Total War fans had reason to celebrate yesterday when Creative Assembly finally released Total War: Three Kingdoms, their first mainline historical Total War game since Total War: Attila, back in 2015. The game focuses on the Three Kingdoms period of Chinese history, the same time period as Dynasty Warriors’s setting.
As with normal Total War games, Total War: Three Kingdoms allows you a choice between a number of the many major players throughout China during this period, whether it’s the humble but heroic Liu Bei, the manipulative and brilliant Cao Cao, or even the tyrannical usurper Dong Zhuo. You must lead whichever of these factions you choose in a campaign to conquer all of China and assume the role of the Emperor.
I played the game for several hours yesterday, carving out a small yet significant amount of territory as Liu Bei as I battled the Yellow Turban Rebellion and a number of impotent administrators of Imperial territory, helpless after Dong Zhuo’s coup. While there were plenty of small territories around me, zooming out on the map actually intimidated me somewhat.
No matter how well you do in the beginning, simply zooming out and taking in the entire map of China at the time might cause you to have the same feelings. The map is absolutely massive, so if you commit to a campaign you’ll be playing it for quite some time.
Creative Assembly has also taken a number of leaves out of the pages of previous Total War games. Total War: Three Kingdoms combines both the fantasy and realistic methods of previous Total War games with its Romance and Records modes.
Romance is more like Warhammer, with powerful heroes that can take on entire battalions of men by themselves, while Records is more historical. While your heroes are still tougher than normal in that mode, they are not walking tanks, and have to be protected by units of bodyguards like in historical Total War games.
Due to the way you acquire heroes in Three Kingdoms, however, you’re more likely to feel like you’re playing some sort of Chinese Game of Thrones game. You can send heroes to spy or marry people off, either using it to cement an alliance between your faction and another’s, or to bring their territory into your own.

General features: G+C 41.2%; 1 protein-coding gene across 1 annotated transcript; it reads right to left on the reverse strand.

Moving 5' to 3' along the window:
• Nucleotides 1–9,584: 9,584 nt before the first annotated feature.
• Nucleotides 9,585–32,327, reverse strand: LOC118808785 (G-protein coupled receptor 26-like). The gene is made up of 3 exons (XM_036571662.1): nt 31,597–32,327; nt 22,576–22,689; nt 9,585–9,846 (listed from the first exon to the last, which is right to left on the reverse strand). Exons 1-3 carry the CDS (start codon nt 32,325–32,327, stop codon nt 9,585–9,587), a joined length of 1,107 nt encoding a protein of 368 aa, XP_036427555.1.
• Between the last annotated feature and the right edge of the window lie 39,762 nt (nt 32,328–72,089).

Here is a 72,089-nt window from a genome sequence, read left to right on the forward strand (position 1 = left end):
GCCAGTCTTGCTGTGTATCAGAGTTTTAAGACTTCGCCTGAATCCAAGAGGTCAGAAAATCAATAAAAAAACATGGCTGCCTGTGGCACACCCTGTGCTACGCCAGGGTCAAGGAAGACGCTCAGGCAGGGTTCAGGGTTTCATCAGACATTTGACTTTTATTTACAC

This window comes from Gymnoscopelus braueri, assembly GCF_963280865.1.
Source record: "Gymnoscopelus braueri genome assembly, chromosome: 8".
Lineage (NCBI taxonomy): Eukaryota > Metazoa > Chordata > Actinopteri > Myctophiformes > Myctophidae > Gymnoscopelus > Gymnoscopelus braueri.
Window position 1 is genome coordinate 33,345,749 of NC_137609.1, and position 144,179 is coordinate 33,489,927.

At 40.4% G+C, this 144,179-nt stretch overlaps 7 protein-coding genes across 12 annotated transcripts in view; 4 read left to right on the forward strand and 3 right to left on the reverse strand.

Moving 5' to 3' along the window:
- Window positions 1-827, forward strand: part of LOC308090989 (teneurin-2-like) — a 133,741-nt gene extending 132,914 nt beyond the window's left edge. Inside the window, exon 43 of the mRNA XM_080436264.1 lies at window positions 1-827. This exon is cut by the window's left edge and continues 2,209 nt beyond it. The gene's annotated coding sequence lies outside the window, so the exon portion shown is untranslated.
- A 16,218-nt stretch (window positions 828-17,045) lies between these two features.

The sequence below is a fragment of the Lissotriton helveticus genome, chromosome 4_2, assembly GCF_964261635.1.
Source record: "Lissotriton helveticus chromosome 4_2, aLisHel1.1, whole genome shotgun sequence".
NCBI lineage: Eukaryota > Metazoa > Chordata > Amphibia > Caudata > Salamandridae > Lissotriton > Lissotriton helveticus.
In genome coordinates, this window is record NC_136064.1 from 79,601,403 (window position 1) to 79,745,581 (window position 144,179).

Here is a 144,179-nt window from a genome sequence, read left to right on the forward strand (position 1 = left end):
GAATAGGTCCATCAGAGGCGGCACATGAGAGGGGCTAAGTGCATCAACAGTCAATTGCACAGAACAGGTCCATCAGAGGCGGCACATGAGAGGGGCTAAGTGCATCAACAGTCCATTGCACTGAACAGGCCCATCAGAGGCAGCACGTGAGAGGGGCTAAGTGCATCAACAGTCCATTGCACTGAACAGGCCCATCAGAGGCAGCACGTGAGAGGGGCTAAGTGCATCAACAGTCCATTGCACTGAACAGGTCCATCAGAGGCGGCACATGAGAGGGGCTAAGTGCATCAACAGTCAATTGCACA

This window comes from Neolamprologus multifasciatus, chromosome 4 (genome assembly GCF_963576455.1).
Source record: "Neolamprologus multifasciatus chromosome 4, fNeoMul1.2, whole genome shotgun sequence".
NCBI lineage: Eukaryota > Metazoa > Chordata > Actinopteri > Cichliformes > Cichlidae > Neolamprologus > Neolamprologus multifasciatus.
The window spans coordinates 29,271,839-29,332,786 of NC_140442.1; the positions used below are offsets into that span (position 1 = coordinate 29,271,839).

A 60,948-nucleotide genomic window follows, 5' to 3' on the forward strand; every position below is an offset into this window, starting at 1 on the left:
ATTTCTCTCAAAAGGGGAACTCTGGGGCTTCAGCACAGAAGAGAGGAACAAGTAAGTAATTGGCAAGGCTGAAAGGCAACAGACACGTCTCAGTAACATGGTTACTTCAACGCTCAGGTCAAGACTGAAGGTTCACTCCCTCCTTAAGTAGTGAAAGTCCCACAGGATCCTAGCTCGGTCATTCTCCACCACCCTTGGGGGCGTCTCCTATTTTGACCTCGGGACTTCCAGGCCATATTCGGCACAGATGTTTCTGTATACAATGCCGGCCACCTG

Thankfully for the most part, the game is easy to pick up, even if you’ve only been playing Total War: Warhammer for the past few years. I had a great deal of fun watching the intense duels between heroes on the battlefield, and the enormous variety of different units and hero types force you to take a more strategic bend with how you comprise your army, whether you’re swamping your enemy under sheer numbers or making use of an elite corps of units to carve your way through a numerically superior enemy.
However, there are a few things that the game doesn’t tell you, especially in regards to how your armies work. Unlike previous Total War games, you can’t merge damaged units together, instead having to wait for them to recover between battles, which can slow your campaign down to a glacial pace.
Upgrading your units is also not available, mainly because of the way units work to begin with; your troops are actually divided among the different types of heroes, so you’re limited per hero in what you can actually recruit without disbanding your older units and replacing them with more advanced ones.
However, those are just niggling concerns that are easily addressed if you have enough of a knowledge of the game’s mechanics. The game’s setting is still awesome to look at, with beautiful landscapes, unique designs for every major hero, and a wide variety of units of all kinds of tiers for you to choose from.
For added authenticity there’s even an option for the narration and character dialogue to be in Chinese, an even better option than Total War: Shogun 2, where they still used heavily-accented English in some areas.
The game does also involve a certain amount of micromanagement, but that’s mitigated by the game having tooltips and notifications to tell you when that sort of stuff is necessary. You have the ability to appoint various heroes as the administrators of cities and towns, but you also have to keep their original roles in mind to see what position they would be best at.
After all, not everyone can be a Lu Bu-style warrior, so you might want to have a hero with the “Clerk” class to command cities and provinces rather than armies in the field.
So, if Total War: Thrones of Britannia failed to scratch your historical Total War itch, but you’re not quite ready to give up the spectacle of the fantasy Total War games, I heartily recommend Total War: Three Kingdoms for its scale, its heroes, and, of course, the battles.